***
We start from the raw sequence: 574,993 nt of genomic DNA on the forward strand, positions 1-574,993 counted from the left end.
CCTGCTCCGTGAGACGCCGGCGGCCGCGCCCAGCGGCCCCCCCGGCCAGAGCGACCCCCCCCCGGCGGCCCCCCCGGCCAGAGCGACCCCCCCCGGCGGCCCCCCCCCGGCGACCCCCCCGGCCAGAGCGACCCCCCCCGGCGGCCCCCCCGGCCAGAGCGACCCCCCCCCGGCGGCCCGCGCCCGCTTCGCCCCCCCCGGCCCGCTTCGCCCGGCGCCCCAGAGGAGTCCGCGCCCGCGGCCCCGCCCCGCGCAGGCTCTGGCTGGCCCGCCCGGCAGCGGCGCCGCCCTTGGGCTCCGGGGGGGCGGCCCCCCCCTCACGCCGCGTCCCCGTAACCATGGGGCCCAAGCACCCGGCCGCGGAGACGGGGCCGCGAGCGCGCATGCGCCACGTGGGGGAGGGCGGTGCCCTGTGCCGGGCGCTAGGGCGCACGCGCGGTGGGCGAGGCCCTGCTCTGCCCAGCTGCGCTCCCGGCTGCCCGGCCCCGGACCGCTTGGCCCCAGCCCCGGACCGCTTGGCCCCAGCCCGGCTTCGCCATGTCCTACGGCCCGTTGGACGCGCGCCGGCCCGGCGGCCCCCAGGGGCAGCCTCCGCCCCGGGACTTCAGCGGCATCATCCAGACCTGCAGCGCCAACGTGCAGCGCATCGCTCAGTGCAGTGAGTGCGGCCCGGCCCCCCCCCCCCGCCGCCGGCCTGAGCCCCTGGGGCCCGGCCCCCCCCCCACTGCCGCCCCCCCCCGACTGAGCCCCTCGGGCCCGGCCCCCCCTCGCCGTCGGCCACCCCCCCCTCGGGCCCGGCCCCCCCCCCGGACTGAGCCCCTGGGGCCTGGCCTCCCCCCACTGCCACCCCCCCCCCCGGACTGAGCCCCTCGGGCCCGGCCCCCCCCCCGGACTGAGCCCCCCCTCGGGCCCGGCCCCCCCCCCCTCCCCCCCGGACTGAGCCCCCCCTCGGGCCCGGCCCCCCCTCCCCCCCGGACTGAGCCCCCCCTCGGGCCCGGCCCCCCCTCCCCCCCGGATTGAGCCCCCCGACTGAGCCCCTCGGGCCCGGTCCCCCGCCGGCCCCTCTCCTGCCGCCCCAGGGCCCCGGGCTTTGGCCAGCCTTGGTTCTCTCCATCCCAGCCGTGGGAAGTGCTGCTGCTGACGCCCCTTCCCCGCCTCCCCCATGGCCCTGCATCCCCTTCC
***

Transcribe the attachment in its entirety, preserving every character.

We start from the raw sequence: 574,993 nt of genomic DNA on the forward strand, positions 1-574,993 counted from the left end.
CCTGCTCCGTGAGACGCCGGCGGCCGCGCCCAGCGGCCCCCCCGGCCAGAGCGACCCCCCCCCGGCGGCCCCCCCGGCCAGAGCGACCCCCCCCGGCGGCCCCCCCCCGGCGACCCCCCCGGCCAGAGCGACCCCCCCCGGCGGCCCCCCCGGCCAGAGCGACCCCCCCCCGGCGGCCCGCGCCCGCTTCGCCCCCCCCGGCCCGCTTCGCCCGGCGCCCCAGAGGAGTCCGCGCCCGCGGCCCCGCCCCGCGCAGGCTCTGGCTGGCCCGCCCGGCAGCGGCGCCGCCCTTGGGCTCCGGGGGGGCGGCCCCCCCCTCACGCCGCGTCCCCGTAACCATGGGGCCCAAGCACCCGGCCGCGGAGACGGGGCCGCGAGCGCGCATGCGCCACGTGGGGGAGGGCGGTGCCCTGTGCCGGGCGCTAGGGCGCACGCGCGGTGGGCGAGGCCCTGCTCTGCCCAGCTGCGCTCCCGGCTGCCCGGCCCCGGACCGCTTGGCCCCAGCCCCGGACCGCTTGGCCCCAGCCCGGCTTCGCCATGTCCTACGGCCCGTTGGACGCGCGCCGGCCCGGCGGCCCCCAGGGGCAGCCTCCGCCCCGGGACTTCAGCGGCATCATCCAGACCTGCAGCGCCAACGTGCAGCGCATCGCTCAGTGCAGTGAGTGCGGCCCGGCCCCCCCCCCCCGCCGCCGGCCTGAGCCCCTGGGGCCCGGCCCCCCCCCCACTGCCGCCCCCCCCCGACTGAGCCCCTCGGGCCCGGCCCCCCCTCGCCGTCGGCCACCCCCCCCTCGGGCCCGGCCCCCCCCCCGGACTGAGCCCCTGGGGCCTGGCCTCCCCCCACTGCCACCCCCCCCCCCGGACTGAGCCCCTCGGGCCCGGCCCCCCCCCCGGACTGAGCCCCCCCTCGGGCCCGGCCCCCCCCCCCTCCCCCCCGGACTGAGCCCCCCCTCGGGCCCGGCCCCCCCTCCCCCCCGGACTGAGCCCCCCCTCGGGCCCGGCCCCCCCTCCCCCCCGGATTGAGCCCCCCGACTGAGCCCCTCGGGCCCGGTCCCCCGCCGGCCCCTCTCCTGCCGCCCCAGGGCCCCGGGCTTTGGCCAGCCTTGGTTCTCTCCATCCCAGCCGTGGGAAGTGCTGCTGCTGACGCCCCTTCCCCGCCTCCCCCATGGCCCTGCATCCCCTTCC